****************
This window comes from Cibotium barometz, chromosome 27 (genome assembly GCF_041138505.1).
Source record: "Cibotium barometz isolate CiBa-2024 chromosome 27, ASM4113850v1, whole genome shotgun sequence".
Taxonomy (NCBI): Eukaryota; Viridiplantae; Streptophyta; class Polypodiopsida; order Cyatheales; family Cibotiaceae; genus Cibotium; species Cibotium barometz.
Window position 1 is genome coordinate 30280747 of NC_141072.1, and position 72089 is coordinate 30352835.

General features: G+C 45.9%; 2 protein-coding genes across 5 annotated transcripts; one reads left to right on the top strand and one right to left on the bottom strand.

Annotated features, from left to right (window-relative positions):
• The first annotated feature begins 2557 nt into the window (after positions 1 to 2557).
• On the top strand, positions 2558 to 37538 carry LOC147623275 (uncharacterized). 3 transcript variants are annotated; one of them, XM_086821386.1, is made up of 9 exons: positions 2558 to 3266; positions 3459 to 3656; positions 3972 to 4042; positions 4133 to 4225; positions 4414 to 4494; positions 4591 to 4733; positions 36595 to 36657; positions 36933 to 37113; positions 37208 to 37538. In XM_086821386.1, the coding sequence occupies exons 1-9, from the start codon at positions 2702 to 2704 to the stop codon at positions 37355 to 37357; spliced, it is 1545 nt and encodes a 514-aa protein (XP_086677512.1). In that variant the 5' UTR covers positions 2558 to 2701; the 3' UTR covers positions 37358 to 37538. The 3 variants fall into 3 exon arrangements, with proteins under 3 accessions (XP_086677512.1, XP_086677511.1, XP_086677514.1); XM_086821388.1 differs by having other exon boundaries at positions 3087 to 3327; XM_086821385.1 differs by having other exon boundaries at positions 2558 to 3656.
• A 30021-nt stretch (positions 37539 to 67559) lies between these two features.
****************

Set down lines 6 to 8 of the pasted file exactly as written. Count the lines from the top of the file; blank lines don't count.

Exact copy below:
Annotated features, from left to right (window-relative positions):
• The first annotated feature begins 2557 nt into the window (after positions 1 to 2557).
• On the top strand, positions 2558 to 37538 carry LOC147623275 (uncharacterized). 3 transcript variants are annotated; one of them, XM_086821386.1, is made up of 9 exons: positions 2558 to 3266; positions 3459 to 3656; positions 3972 to 4042; positions 4133 to 4225; positions 4414 to 4494; positions 4591 to 4733; positions 36595 to 36657; positions 36933 to 37113; positions 37208 to 37538. In XM_086821386.1, the coding sequence occupies exons 1-9, from the start codon at positions 2702 to 2704 to the stop codon at positions 37355 to 37357; spliced, it is 1545 nt and encodes a 514-aa protein (XP_086677512.1). In that variant the 5' UTR covers positions 2558 to 2701; the 3' UTR covers positions 37358 to 37538. The 3 variants fall into 3 exon arrangements, with proteins under 3 accessions (XP_086677512.1, XP_086677511.1, XP_086677514.1); XM_086821388.1 differs by having other exon boundaries at positions 3087 to 3327; XM_086821385.1 differs by having other exon boundaries at positions 2558 to 3656.